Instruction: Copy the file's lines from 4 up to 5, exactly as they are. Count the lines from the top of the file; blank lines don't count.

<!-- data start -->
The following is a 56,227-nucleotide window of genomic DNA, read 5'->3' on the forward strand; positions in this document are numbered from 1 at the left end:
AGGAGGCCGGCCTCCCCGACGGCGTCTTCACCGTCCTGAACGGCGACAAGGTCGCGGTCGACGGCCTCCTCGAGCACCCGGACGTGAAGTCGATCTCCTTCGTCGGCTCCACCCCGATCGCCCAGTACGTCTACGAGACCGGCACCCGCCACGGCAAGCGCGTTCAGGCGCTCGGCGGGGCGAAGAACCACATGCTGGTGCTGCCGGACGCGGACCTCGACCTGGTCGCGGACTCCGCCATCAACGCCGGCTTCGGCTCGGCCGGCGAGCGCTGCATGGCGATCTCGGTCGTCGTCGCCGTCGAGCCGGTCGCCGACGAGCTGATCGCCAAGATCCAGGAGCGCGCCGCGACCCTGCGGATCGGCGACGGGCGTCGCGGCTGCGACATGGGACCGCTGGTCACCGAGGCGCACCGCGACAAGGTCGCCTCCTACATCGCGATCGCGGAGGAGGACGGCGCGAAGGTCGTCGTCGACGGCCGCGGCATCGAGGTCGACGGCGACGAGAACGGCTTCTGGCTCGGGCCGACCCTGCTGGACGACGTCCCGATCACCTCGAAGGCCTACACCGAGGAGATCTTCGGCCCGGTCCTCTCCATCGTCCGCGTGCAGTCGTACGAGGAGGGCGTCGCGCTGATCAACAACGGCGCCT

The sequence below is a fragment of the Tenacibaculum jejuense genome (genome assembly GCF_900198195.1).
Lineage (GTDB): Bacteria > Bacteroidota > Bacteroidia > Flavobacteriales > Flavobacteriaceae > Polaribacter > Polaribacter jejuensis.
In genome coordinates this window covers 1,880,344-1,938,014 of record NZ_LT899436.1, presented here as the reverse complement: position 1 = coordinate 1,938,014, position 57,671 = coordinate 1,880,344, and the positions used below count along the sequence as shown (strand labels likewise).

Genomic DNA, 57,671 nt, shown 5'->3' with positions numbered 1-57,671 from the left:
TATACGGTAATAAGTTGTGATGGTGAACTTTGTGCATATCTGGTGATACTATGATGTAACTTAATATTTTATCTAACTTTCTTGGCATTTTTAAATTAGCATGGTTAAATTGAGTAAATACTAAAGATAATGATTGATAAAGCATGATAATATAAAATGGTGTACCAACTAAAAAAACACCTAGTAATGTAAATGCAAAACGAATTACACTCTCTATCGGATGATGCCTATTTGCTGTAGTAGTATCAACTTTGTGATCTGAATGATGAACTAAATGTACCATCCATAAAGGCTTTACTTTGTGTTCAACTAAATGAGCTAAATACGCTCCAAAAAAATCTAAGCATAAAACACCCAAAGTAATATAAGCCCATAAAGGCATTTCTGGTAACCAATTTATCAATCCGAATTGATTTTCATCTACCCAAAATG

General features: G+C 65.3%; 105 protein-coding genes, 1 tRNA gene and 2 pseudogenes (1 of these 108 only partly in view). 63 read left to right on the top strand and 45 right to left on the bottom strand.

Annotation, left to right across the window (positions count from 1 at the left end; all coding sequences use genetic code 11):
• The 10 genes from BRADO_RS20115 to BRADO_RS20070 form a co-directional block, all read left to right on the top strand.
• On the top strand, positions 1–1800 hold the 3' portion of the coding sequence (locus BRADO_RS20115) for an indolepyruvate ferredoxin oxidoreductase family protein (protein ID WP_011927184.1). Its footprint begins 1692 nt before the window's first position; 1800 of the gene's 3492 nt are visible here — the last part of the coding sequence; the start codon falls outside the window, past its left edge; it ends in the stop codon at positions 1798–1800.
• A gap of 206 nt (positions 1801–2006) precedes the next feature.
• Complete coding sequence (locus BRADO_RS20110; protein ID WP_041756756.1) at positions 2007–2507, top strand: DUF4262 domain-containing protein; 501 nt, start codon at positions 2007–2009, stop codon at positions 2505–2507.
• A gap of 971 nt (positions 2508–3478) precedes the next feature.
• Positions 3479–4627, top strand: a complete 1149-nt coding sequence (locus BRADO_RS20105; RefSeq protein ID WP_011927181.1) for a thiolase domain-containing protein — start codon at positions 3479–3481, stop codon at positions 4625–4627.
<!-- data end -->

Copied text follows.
Lineage (GTDB): Bacteria > Bacteroidota > Bacteroidia > Flavobacteriales > Flavobacteriaceae > Polaribacter > Polaribacter jejuensis.
In genome coordinates this window covers 1,880,344-1,938,014 of record NZ_LT899436.1, presented here as the reverse complement: position 1 = coordinate 1,938,014, position 57,671 = coordinate 1,880,344, and the positions used below count along the sequence as shown (strand labels likewise).